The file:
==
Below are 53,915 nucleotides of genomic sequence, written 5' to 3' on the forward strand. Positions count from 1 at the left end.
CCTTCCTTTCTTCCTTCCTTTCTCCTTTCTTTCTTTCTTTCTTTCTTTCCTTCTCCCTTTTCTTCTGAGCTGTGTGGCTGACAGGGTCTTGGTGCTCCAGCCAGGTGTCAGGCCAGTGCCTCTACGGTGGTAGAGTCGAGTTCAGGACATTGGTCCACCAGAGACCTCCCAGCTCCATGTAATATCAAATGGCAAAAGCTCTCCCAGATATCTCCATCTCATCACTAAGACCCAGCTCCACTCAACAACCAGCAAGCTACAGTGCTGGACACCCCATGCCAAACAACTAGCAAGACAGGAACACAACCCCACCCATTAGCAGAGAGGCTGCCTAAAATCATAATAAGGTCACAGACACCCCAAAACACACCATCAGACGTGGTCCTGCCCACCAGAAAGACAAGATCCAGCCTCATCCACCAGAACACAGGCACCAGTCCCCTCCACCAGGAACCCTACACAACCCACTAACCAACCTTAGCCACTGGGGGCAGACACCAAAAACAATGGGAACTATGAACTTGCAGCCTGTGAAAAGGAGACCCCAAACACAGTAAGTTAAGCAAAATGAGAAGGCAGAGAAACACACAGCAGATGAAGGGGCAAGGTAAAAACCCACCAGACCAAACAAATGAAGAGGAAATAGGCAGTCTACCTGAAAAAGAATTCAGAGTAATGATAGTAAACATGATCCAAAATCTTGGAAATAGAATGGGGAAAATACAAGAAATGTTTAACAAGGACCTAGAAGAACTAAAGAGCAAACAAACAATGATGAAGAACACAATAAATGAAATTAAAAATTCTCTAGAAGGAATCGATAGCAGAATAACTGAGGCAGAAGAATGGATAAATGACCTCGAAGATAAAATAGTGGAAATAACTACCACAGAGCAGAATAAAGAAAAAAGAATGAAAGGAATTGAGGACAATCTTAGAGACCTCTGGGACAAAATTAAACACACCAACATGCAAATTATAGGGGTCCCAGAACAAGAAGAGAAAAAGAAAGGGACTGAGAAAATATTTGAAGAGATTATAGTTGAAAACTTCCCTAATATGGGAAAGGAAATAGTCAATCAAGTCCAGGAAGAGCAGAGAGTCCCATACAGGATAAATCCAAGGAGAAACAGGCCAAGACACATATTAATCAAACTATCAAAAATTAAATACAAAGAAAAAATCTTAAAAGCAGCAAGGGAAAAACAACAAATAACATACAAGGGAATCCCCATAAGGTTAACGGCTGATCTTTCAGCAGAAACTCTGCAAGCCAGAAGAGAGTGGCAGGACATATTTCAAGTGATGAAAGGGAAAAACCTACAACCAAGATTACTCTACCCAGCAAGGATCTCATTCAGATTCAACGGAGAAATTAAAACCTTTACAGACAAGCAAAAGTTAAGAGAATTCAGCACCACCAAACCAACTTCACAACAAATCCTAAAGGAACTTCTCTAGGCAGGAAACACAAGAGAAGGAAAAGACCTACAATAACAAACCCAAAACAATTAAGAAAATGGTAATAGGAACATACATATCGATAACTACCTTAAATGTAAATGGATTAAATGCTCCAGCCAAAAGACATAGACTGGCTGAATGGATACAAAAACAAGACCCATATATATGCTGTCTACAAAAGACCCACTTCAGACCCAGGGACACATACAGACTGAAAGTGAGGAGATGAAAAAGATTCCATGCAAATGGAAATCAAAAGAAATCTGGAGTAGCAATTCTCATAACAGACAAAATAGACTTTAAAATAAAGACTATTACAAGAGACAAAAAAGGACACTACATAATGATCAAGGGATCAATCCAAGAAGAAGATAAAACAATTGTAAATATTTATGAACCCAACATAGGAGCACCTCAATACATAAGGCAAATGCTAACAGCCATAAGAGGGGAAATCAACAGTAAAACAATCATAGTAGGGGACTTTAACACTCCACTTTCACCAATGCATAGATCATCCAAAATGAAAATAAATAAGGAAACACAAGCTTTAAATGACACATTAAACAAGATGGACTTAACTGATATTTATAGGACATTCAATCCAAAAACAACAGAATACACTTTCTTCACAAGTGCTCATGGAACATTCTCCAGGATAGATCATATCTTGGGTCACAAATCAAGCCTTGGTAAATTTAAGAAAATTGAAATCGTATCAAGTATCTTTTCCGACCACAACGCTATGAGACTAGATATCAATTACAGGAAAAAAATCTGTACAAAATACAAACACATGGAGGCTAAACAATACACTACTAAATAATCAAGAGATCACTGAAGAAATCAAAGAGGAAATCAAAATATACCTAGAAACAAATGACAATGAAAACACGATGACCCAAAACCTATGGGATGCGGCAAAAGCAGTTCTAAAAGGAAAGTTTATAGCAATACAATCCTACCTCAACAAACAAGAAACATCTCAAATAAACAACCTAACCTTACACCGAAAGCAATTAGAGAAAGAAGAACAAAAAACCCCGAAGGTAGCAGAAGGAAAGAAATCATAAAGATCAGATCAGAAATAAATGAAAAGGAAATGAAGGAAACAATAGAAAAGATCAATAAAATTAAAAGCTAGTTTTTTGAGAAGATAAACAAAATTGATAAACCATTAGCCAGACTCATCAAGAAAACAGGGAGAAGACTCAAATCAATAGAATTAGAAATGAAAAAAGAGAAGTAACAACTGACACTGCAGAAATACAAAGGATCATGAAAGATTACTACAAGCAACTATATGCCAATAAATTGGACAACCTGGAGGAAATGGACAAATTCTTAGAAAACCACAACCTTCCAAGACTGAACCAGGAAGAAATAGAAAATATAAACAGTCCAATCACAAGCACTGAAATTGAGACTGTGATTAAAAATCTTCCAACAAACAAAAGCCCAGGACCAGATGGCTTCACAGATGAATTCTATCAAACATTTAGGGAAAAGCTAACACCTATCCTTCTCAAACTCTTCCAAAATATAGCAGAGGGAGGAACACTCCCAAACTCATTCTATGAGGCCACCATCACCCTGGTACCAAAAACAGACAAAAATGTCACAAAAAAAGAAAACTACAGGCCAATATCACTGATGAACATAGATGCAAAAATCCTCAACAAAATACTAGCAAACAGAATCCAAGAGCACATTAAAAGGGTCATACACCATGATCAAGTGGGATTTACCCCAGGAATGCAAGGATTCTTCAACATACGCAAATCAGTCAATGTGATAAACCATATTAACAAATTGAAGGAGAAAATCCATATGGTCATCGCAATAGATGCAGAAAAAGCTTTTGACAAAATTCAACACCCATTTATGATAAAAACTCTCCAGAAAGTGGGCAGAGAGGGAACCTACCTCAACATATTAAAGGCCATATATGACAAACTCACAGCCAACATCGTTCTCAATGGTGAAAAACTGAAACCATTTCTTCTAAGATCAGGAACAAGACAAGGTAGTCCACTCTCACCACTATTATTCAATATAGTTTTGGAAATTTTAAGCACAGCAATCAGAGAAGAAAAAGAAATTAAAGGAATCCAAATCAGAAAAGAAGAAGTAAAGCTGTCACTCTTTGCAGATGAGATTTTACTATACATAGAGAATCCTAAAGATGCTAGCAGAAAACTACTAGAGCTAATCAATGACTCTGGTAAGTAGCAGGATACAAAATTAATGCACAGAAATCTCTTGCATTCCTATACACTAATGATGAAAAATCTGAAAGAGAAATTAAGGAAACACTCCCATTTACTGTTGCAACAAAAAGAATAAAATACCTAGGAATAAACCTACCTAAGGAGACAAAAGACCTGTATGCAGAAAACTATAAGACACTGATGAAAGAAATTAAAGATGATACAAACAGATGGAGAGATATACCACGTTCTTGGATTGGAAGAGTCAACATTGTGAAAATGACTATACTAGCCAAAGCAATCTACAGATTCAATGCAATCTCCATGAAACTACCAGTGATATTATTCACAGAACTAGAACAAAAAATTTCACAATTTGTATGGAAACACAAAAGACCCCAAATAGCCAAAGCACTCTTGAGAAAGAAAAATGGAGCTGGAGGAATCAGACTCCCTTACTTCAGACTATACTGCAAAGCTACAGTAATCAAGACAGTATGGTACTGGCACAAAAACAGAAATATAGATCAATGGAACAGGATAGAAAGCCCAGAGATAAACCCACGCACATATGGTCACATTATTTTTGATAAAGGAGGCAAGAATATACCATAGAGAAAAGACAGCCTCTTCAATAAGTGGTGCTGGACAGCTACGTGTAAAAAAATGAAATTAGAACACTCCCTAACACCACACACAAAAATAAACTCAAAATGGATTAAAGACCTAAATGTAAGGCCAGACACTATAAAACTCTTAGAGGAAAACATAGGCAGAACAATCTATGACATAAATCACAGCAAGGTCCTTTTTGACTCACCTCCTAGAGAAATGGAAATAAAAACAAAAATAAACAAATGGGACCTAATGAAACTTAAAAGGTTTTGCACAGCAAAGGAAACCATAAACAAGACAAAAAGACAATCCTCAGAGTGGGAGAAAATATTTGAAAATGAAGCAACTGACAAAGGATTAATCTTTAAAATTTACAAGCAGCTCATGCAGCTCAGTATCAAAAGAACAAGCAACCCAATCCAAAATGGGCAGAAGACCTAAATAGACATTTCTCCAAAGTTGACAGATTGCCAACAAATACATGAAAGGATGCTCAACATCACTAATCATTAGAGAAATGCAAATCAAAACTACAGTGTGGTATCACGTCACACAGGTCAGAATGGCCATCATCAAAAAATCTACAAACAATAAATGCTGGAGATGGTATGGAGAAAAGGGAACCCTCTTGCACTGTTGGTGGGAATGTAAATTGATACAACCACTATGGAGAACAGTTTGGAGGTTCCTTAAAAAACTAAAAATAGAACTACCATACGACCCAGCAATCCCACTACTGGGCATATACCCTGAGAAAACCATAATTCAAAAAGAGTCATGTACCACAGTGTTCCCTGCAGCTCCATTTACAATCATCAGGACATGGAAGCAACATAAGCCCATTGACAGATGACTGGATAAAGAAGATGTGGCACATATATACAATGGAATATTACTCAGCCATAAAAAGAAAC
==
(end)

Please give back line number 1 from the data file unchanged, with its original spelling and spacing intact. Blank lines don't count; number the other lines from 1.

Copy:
Below are 53,915 nucleotides of genomic sequence, written 5' to 3' on the forward strand. Positions count from 1 at the left end.